Doctors can be great at blurting out 50 words in once sentence in these situations that you do not understand. Ask what it means and ask again if still don’t understand. Ask until you feel you really get what they are saying.

All reports and forms, ask for a copy. This way, when you hear those large medical terms, you can find the meaning in a dictionary or online, or ON HERE. Plenty of people on here have the experience and understanding that we don’t!

Your brother and your entire family are in my thoughts and prayers. I am so happy you made your way to this discussion board, I cannot express how much the people on this site have brought some contentment in my life and into a situation I was so unsure and scared of in the beginning.

Myria11's picture
Posts: 2
Joined: Aug 2012

Hi Ash,

No words can describe what I am feeling right now and it's new to all my family. He has been diagnosed yesterday! Grade III is agressif and the issue is that it can come back very fast!

Thank you for all the information that you have provided for me.

The doctors will be doing further tests on Trevor and they will eventually give him an appointment to start his treatments. His doctor is great and she is very positive that he will get back on his feet and back to work like any other healthy person.

My brother will be having scans every three months as well to make sure that the tumor isn't growing.

I am so nervous. My brother isn't taking the news well and he is smoking too much cigarettes and drinking too much alcohol.

I just want him to take care of himself, and do it not only for his health but also for his loved ones surrounding him.

All I can do is stay positive and support him during these rough times :( What surprises me the most is that my brother was completely healthy, NO SYMPTOMS whatsoever. He even went parachuting, then two days later he had a seizure (epileptic attack) while driving and got into an accident. They did scans and found out that he had a brain tumor.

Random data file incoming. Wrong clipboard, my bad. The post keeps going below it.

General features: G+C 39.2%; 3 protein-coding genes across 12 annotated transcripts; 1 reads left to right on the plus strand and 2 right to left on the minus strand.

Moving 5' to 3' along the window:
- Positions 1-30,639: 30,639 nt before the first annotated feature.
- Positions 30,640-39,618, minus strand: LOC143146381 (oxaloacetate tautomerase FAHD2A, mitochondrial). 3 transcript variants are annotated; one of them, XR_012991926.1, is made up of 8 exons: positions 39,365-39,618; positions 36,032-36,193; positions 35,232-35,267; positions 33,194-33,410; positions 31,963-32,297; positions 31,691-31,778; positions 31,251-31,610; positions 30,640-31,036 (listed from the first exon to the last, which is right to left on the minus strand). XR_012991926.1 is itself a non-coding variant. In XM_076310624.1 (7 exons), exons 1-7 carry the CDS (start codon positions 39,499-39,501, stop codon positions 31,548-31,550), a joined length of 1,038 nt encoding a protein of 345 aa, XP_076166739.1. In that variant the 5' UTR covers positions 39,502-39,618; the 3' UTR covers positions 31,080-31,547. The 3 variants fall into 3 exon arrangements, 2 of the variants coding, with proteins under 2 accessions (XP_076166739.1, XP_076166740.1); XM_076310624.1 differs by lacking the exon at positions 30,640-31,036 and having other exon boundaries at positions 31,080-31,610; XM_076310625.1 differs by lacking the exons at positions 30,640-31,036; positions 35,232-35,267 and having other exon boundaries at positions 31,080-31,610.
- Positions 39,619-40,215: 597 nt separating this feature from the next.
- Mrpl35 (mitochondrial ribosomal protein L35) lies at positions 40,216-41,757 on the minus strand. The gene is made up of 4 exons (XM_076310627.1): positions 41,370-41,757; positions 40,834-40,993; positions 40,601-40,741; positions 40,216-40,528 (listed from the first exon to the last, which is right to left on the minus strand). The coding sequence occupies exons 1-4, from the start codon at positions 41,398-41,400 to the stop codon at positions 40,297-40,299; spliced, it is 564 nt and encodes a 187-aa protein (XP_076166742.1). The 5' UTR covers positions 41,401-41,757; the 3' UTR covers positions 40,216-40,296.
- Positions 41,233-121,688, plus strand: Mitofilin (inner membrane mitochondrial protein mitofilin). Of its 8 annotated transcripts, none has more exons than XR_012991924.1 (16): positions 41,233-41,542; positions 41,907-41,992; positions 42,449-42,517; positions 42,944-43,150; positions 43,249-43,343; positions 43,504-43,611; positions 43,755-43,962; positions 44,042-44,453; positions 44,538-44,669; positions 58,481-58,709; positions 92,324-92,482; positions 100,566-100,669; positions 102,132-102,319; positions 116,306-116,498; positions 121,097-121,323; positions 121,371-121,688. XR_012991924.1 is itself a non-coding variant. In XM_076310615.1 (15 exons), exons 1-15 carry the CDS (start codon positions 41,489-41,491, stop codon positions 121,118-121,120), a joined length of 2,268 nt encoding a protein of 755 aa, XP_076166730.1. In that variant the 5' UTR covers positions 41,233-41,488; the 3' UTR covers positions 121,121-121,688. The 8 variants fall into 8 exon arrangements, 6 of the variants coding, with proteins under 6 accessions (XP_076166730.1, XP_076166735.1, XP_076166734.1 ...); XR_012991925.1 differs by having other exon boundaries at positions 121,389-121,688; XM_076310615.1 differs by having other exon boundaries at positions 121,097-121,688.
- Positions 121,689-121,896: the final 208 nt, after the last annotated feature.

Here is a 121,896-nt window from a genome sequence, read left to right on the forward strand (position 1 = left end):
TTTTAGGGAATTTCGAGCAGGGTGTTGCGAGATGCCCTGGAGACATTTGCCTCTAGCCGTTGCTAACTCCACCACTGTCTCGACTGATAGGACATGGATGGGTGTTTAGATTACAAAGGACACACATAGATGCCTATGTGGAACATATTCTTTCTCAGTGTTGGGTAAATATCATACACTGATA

How scary can that be? The doctor said if it wasn't for his accident we would have never found it and he would have died within a matter of weeks or months!!!!!

I am heartbroken to know that you can have such a serious health condition without any signs of it :(

I came to this site with hope that I will hear positive stories and look up to people that passed through it with success :)

I will be praying for your boyfriend as well and I hope that he continues staying healthy and living life to the fullest !

Good luck ASH ! :)

Posts: 1
Joined: Aug 2012

My husband was diagnosed with an anaplastic oligodendroglioma III in June of 2008. I will be happy to answer any questions you have about this type of tumor or treatment. Why don't you message me privately with what you want answered, although EVERY case is different even with the same type of tumor. Prayerfully hoping the best for you all.

Betsy Peters

Posts: 3
Joined: Aug 2012
Posts: 3
Joined: Aug 2012

Hi Betsy,

Posts: 6
Joined: Aug 2012

so how is your husband doing?
when was his last treatment?

my son was diagnosed with anaplastic oligodendroglioma III in feb 2008.
in april 2011 they found it again and he had full head radiation in aug 2011, and again in oct. 2011 he had stereotactic radio surgery.
he seem to handle it well, but,, now i am starting to see a change in him and it scares me....wondering how your doing, and coping.......

Posts: 248
Joined: Apr 2011

Do you mean gamma knife? May I ask what changes you are noticing? They are talking about that IF they still see something on my husband's next appt. next week.

Posts: 6
Joined: Aug 2012

well they are just some of the usual, of weakness, tiredness seem to be getting more often. but i also notice his memory is getting short span, more and more. and then sometimes he seems just lost, as if day dreaming, stareing off.
he sweats all the time, he gets shakey, what i mean by shakey is i guess like a elderly persons shakes. his left leg seems to have more of limp, basically his left side.
i guess its more the memory and weakness..

sorry i am not good at this, hope it helps.. but he had some of these things after the sezior, but now it just seems to be more worse..